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Not long after the 9/11 attacks, lobbyist Howard Marlowe sought help for the American Shore & Beach Preservation Association (ASBPA). A letter to Congress his firm helped prepare said that the economic fallout from the attacks paled “in comparison with the unspeakable human losses of that day,” but said that urgent action was nonetheless required—specifically, lavishing money on wealthy beach communities. “Many national leaders have stated that increased tourism is imperative to the recovery of our economic strength,” the letter claimed.
And just as the lobbyist used terrorism to seek a competitive advantage for the ASBPA, Six Flags’ P.R. department yesterday put out a release that sought to capitalize on recession and high gas prices. While it doesn’t quite reach the comic-opera level of absurdity of Marlowe’s letter, it’s still a good read for a lazy Friday afternoon:
I am reaching out to you to see if you would like to set up an interview with our CEO, Mark Shapiro. He can be available to discuss Six Flags and the economy.
With high gas prices rising to over $4.00 or more, families are looking for fun and entertaining things to do with their families that are exciting, affordable and closer to home. Six Flags definitely meets those criteria. With over 21 parks across the US, Canada and Mexico, Six Flags is the ultimate entertainment destination with something for every member of the family from child, tween, teen and even parents! With a jaw-dropping ride or family-friendly attraction in every park this season, Six Flags is THE place to be for all things entertainment, fun and thrill-seeking for guests of all ages.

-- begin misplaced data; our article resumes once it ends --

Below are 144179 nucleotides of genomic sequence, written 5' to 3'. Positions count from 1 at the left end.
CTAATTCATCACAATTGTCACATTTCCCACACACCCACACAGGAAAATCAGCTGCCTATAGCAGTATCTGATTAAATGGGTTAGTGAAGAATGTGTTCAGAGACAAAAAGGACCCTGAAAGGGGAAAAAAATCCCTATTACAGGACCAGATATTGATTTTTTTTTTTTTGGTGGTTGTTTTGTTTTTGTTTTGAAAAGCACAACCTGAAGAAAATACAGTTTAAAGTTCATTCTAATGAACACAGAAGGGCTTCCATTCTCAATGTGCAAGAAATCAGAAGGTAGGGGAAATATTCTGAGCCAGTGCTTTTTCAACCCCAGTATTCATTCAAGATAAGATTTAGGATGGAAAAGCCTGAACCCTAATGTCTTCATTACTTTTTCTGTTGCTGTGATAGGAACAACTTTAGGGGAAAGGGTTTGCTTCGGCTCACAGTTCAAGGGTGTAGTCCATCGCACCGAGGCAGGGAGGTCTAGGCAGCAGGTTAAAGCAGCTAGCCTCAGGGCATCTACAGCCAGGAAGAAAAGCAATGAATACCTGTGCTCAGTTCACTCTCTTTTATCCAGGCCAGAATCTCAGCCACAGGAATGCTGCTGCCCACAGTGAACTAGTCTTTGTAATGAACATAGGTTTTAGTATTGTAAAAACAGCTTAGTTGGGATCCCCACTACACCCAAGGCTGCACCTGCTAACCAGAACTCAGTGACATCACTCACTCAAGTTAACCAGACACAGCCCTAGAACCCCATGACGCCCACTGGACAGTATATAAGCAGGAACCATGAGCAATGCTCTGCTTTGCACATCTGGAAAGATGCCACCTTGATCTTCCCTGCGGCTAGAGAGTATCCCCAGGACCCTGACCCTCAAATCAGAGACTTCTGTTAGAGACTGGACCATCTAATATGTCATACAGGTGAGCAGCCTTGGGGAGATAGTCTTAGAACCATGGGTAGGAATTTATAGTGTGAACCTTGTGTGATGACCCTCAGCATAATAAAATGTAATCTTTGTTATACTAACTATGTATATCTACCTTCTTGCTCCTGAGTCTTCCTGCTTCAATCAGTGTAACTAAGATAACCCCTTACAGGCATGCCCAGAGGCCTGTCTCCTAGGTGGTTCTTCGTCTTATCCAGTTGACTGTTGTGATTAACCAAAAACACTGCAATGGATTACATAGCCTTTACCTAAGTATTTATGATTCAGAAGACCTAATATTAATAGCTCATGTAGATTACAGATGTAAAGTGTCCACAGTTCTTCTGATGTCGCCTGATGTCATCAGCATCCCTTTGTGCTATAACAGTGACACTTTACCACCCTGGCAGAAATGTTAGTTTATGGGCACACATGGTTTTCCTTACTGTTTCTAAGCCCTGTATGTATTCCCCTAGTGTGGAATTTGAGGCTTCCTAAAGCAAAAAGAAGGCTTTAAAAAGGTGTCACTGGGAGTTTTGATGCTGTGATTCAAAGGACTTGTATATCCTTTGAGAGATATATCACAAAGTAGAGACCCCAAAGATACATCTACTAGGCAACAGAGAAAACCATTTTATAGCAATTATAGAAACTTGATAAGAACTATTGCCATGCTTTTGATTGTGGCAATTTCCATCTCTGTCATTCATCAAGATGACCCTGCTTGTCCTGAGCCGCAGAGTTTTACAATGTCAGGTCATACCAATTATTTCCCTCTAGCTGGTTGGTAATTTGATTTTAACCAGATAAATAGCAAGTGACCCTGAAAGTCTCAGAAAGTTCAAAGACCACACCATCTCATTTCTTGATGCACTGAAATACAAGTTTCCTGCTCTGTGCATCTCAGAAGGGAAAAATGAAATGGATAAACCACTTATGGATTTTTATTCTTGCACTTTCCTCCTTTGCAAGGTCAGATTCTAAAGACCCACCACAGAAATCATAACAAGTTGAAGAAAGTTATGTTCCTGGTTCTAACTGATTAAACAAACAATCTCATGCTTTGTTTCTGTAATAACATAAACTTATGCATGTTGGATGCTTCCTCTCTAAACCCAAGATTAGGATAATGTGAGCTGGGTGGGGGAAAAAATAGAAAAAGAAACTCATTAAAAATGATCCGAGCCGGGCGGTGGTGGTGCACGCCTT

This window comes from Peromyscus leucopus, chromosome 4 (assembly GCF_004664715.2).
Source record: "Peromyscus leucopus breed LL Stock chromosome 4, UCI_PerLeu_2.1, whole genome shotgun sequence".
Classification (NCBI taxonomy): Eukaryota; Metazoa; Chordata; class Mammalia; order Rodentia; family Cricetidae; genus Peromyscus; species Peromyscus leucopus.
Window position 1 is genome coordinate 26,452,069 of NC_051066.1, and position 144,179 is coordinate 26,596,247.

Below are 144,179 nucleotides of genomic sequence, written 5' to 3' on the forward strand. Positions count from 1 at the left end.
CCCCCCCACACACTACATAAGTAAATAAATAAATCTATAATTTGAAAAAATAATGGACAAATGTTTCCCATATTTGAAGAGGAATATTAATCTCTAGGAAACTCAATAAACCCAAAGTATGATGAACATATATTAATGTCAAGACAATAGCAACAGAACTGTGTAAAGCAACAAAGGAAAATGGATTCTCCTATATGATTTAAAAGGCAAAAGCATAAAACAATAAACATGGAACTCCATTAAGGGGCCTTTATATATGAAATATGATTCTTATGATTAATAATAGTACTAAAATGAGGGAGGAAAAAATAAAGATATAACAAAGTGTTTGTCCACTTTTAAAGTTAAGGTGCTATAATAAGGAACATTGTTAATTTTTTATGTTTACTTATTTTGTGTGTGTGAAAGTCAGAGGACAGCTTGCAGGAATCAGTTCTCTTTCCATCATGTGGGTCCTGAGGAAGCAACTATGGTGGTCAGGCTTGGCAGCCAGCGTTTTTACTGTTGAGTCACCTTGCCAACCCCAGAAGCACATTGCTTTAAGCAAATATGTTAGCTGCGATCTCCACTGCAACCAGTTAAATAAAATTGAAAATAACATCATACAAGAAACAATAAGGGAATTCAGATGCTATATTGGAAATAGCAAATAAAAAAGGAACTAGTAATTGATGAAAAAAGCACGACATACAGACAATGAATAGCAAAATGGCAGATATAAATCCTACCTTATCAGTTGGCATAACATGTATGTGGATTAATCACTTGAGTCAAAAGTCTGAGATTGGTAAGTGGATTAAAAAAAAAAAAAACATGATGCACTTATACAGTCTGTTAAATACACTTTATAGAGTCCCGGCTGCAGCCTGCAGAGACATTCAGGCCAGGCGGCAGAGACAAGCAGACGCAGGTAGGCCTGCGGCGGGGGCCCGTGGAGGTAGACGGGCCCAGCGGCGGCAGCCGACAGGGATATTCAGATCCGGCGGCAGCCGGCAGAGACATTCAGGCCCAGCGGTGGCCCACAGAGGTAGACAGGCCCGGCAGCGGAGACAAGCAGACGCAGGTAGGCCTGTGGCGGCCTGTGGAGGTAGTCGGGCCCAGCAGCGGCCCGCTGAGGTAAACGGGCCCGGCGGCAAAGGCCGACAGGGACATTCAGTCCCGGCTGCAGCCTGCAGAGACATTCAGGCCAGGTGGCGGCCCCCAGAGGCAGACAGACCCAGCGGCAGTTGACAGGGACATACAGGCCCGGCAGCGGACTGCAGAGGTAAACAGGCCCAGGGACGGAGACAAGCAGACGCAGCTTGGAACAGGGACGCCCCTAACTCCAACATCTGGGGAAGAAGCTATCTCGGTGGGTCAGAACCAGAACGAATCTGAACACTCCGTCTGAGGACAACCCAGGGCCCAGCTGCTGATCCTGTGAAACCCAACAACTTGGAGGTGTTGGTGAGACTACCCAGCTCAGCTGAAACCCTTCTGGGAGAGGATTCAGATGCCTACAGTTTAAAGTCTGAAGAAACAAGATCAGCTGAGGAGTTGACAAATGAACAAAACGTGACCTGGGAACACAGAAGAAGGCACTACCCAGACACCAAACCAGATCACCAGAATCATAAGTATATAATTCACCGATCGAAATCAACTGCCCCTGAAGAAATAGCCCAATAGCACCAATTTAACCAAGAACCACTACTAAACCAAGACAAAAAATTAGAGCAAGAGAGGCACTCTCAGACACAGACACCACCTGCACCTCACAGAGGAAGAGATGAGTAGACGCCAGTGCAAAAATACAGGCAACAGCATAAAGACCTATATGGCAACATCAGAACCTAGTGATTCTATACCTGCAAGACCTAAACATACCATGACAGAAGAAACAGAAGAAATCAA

To combat the current economy, we have also lowered prices at some of our parks across the US and Mark is able to speak to this as well. Many families will be searching for something to do with their friends and families, and Six Flags is definitely the “daycation” for them. Let me know if you are interested.
More from Ken Silverstein:
Commentary — November 17, 2015, 6:41 pm
The Clintons’ so-called charitable enterprise has served as a vehicle to launder money and to enrich family friends.
The new docudrama The People v. O. J. Simpson: American Crime Story (FX) isn’t really about Orenthal James Simpson. It’s about the trials that ran alongside his — those informal, unboundaried, court-of-public-opinion trials in which evidence was heard for and against the murder victims, the defense and the prosecution, the judge, the jury, and the Los Angeles Police Department, to say nothing of white and black America. History has freed us from suspense about Simpson’s verdict, so that the man himself (played here by Cuba Gooding Jr.) is less the tragic hero he seemed in the mid-Nineties than a curiously minor character. He comes to the center of our attention only once, in Episode 2, at the end of the lengthy Ford Bronco chase scene — which in real life was followed by a surreal cavalcade of police cars and media helicopters, as well as an estimated 95 million live viewers — when Simpson repeatedly, and with apparent sincerity, apologizes for taking up so much of so many people’s time. It is an uncannily ordinary moment of social decorum, a sort of could-you-please-pass-the-salt gesture on a sinking Titanic, in which Simpson briefly becomes more than just an archetype.
Amount an auditor estimated last year that Oregon could save each year by feeding prisoners less food:
Kentucky is the saddest state.
An Italian economist was questioned on suspicion of terrorism after a fellow passenger on an American Airlines flight witnessed him writing differential equations on a pad of paper.
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“Matt was happy enough to sustain himself on the detritus of a world he saw as careening toward self-destruction, and equally happy to scam a government he despised. 'I’m glad everyone’s so wasteful,' he told me. 'It supports my lifestyle.'”